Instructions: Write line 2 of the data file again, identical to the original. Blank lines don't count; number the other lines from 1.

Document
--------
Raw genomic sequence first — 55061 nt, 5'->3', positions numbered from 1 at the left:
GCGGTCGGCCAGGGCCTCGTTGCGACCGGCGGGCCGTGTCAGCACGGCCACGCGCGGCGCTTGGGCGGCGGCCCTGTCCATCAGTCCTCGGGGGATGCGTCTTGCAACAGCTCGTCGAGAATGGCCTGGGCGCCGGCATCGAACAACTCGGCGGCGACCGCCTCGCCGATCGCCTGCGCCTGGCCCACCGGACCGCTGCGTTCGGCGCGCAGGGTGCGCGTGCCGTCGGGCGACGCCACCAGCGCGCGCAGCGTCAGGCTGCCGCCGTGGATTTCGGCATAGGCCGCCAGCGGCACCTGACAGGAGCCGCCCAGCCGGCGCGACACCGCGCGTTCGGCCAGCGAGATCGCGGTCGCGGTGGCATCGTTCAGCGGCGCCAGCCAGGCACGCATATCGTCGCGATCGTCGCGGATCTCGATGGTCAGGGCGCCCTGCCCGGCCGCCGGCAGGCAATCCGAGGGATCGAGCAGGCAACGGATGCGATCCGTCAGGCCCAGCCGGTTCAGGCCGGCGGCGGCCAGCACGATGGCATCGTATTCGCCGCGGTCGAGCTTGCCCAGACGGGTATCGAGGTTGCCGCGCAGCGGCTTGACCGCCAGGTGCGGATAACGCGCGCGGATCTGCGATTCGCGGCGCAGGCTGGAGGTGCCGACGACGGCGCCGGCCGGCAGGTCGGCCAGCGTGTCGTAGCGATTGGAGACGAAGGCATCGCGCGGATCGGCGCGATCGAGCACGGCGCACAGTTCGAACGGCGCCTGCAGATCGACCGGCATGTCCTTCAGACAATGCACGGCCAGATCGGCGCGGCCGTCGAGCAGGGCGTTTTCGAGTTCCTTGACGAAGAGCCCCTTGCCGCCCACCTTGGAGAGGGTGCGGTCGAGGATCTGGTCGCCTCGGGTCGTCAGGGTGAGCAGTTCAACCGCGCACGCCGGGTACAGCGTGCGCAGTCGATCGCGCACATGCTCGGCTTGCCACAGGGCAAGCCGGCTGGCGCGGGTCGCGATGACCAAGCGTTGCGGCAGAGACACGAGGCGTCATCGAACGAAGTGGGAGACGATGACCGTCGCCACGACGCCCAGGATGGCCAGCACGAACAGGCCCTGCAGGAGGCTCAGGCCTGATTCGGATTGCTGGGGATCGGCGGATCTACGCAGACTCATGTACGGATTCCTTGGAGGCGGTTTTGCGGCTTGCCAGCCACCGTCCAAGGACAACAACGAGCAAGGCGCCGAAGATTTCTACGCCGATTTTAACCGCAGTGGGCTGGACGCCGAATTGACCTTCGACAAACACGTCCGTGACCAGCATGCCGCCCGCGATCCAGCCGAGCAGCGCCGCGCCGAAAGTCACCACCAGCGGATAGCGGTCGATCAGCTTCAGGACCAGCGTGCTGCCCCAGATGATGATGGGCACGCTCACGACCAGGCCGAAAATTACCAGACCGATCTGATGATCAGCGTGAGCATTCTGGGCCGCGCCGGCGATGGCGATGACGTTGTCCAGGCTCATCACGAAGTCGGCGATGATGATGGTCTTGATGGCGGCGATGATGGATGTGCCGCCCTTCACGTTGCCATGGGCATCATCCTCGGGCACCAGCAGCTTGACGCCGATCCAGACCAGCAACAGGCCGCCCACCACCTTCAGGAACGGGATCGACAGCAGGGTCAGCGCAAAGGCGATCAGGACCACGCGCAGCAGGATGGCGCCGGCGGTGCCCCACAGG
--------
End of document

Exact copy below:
GCGGTCGGCCAGGGCCTCGTTGCGACCGGCGGGCCGTGTCAGCACGGCCACGCGCGGCGCTTGGGCGGCGGCCCTGTCCATCAGTCCTCGGGGGATGCGTCTTGCAACAGCTCGTCGAGAATGGCCTGGGCGCCGGCATCGAACAACTCGGCGGCGACCGCCTCGCCGATCGCCTGCGCCTGGCCCACCGGACCGCTGCGTTCGGCGCGCAGGGTGCGCGTGCCGTCGGGCGACGCCACCAGCGCGCGCAGCGTCAGGCTGCCGCCGTGGATTTCGGCATAGGCCGCCAGCGGCACCTGACAGGAGCCGCCCAGCCGGCGCGACACCGCGCGTTCGGCCAGCGAGATCGCGGTCGCGGTGGCATCGTTCAGCGGCGCCAGCCAGGCACGCATATCGTCGCGATCGTCGCGGATCTCGATGGTCAGGGCGCCCTGCCCGGCCGCCGGCAGGCAATCCGAGGGATCGAGCAGGCAACGGATGCGATCCGTCAGGCCCAGCCGGTTCAGGCCGGCGGCGGCCAGCACGATGGCATCGTATTCGCCGCGGTCGAGCTTGCCCAGACGGGTATCGAGGTTGCCGCGCAGCGGCTTGACCGCCAGGTGCGGATAACGCGCGCGGATCTGCGATTCGCGGCGCAGGCTGGAGGTGCCGACGACGGCGCCGGCCGGCAGGTCGGCCAGCGTGTCGTAGCGATTGGAGACGAAGGCATCGCGCGGATCGGCGCGATCGAGCACGGCGCACAGTTCGAACGGCGCCTGCAGATCGACCGGCATGTCCTTCAGACAATGCACGGCCAGATCGGCGCGGCCGTCGAGCAGGGCGTTTTCGAGTTCCTTGACGAAGAGCCCCTTGCCGCCCACCTTGGAGAGGGTGCGGTCGAGGATCTGGTCGCCTCGGGTCGTCAGGGTGAGCAGTTCAACCGCGCACGCCGGGTACAGCGTGCGCAGTCGATCGCGCACATGCTCGGCTTGCCACAGGGCAAGCCGGCTGGCGCGGGTCGCGATGACCAAGCGTTGCGGCAGAGACACGAGGCGTCATCGAACGAAGTGGGAGACGATGACCGTCGCCACGACGCCCAGGATGGCCAGCACGAACAGGCCCTGCAGGAGGCTCAGGCCTGATTCGGATTGCTGGGGATCGGCGGATCTACGCAGACTCATGTACGGATTCCTTGGAGGCGGTTTTGCGGCTTGCCAGCCACCGTCCAAGGACAACAACGAGCAAGGCGCCGAAGATTTCTACGCCGATTTTAACCGCAGTGGGCTGGACGCCGAATTGACCTTCGACAAACACGTCCGTGACCAGCATGCCGCCCGCGATCCAGCCGAGCAGCGCCGCGCCGAAAGTCACCACCAGCGGATAGCGGTCGATCAGCTTCAGGACCAGCGTGCTGCCCCAGATGATGATGGGCACGCTCACGACCAGGCCGAAAATTACCAGACCGATCTGATGATCAGCGTGAGCATTCTGGGCCGCGCCGGCGATGGCGATGACGTTGTCCAGGCTCATCACGAAGTCGGCGATGATGATGGTCTTGATGGCGGCGATGATGGATGTGCCGCCCTTCACGTTGCCATGGGCATCATCCTCGGGCACCAGCAGCTTGACGCCGATCCAGACCAGCAACAGGCCGCCCACCACCTTCAGGAACGGGATCGACAGCAGGGTCAGCGCAAAGGCGATCAGGACCACGCGCAGCAGGATGGCGCCGGCGGTGCCCCACAGG